Nanosizing: a formulation approach for poorly-water-soluble compounds

Authors: Elaine Merisko-Liversidge , Gary G. Liversidge, Eugene R. Cooper

European Journal of Pharmaceutical Sciences 18 (2003) 113–120

By: Ehsan Moaseri – Behzad Changalvaie


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Schematic diagram of the nanosizing process using milling technology. The chamber (with milling media) is charged with the crude slurry of a poorly water soluble compound. As the motor activated the impeller, the media, drug particles and the chamber walls bring significant shearing/impaction forces resulting in particle size reduction from 100s of microns to the nanometer scale. 

There is a very high percentage of active substances, which are poorly water soluble and therefore, efficient delivery of the drug into human body is quite challenging. One of the favorite approaches to address this issue is generating a salt to enhance the solubility. However, in most of the cases, the substance is found to be non-ionizable and consequently other techniques such as gelatin capsules or complexing agents have been employed.

In the past decade, a new drug delivery approach for poorly water soluble compounds has attracted lots of attention. In this technique, the drug is presented in the form of nanometer-sized particles/crystals that can be dispersed in a colloidal solution by having a stabilizer on the surface of the nanoparticles. This stabilizer prevent the aggregation of nanoparticles and keep them separate from each other by providing some electrostatic/steric repulsion on the surface of the nanoparticles. The essence of nanosizing these substances is basically increasing the surface area of the drug and therefore enhancing the dissolution rate of the drug. The ability to form stable nanoparticles of poorly water soluble drugs can have a huge effect on performance, such as enhancing bioavailability, allowing for dose escalation and hence improving efficacy and safety.

The nanoparticles are usually made using media milling process. The applied shear force during the impaction of the milling process on the micron size drug crystals results in nanometer-sized particles of the drug that can be dispersed in water and stabilized by the surface ligands introduced to their surface. It’s a great advantage of this technique that the drug can be stored in the powder form and dispersed in water before use.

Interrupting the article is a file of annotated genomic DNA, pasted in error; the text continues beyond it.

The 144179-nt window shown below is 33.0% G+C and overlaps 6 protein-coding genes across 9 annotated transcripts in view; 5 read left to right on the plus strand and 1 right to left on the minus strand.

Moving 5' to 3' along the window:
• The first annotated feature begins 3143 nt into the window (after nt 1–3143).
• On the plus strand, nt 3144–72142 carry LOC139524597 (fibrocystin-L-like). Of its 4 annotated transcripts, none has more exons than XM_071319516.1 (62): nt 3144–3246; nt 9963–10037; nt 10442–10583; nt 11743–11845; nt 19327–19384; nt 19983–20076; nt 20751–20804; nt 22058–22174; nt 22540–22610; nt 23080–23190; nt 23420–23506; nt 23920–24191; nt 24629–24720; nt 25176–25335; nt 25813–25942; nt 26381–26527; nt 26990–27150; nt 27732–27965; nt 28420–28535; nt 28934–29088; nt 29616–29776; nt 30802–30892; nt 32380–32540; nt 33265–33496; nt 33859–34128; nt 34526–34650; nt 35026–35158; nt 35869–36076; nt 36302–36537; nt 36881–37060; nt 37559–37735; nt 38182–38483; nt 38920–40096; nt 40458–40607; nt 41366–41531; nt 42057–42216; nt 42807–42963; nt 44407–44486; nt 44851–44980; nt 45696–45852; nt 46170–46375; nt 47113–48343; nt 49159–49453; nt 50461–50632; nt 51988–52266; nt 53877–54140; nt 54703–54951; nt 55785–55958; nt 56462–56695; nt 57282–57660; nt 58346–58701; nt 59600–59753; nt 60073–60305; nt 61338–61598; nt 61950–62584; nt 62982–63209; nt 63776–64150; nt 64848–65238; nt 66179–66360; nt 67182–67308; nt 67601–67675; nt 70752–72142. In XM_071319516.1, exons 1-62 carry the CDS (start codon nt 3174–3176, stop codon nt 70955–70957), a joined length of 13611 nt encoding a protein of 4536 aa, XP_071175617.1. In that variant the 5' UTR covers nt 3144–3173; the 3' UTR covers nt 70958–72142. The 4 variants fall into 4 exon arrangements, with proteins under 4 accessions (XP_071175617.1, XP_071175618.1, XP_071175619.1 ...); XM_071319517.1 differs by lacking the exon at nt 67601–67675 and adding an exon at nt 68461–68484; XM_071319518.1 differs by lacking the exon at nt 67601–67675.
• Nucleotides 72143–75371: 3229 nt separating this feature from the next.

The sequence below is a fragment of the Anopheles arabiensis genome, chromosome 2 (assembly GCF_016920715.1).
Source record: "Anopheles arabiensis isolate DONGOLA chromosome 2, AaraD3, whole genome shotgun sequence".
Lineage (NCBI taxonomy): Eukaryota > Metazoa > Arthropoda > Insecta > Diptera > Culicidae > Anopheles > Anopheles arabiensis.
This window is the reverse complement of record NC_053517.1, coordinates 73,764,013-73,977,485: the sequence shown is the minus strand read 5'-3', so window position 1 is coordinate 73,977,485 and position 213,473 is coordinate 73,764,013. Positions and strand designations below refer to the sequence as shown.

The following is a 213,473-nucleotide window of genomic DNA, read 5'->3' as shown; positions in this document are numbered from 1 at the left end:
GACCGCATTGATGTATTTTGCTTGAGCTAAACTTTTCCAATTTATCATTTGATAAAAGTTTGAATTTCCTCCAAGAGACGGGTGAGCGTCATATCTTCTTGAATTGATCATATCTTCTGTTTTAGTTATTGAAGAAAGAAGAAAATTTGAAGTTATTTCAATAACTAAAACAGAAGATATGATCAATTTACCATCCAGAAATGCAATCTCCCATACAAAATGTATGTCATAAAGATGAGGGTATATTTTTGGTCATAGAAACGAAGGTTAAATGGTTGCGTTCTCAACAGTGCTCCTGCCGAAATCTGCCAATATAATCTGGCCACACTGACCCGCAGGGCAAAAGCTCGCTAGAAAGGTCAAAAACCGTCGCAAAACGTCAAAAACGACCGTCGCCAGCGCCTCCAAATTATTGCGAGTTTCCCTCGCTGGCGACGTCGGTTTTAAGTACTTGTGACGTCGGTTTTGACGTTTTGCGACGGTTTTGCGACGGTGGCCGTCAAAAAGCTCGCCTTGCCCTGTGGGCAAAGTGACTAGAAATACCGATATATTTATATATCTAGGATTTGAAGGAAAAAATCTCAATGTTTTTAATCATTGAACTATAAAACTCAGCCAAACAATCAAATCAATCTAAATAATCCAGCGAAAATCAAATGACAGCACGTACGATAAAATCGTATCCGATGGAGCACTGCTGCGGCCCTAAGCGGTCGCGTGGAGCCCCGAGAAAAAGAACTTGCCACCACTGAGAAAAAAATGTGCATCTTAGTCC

The formed nano drugs can be delivered both orally or through injection. The dissolution rate of the drugs is the main factor in oral delivery of the drug which depends on the intrinsic solubility of the drug and the size of the nanoparticles. It should be noted that the acidic environment of the intestine with the high concentration of enzymes greatly enhances the dissociation and solubility of the drugs compared to the dissolution kinetics in pure water.

The nanometer-sized poorly soluble drugs can be also injected to human body. It is a great advantage of these drugs, compared to water soluble drugs, that can be injected in significantly higher dosage because they do not have any toxic solvents or co-solvents, present frequently in traditional drugs, that limits the injectable dosage.

The use of milling technology to synthesize nanometer-sized particles of poorly water soluble compounds can be a great way of delivering these type of drugs at high dosage both orally or through injection into human body. In the past decade, this technology has been tried to be implemented on various drugs and in many cases successful results have been reported in the literature.

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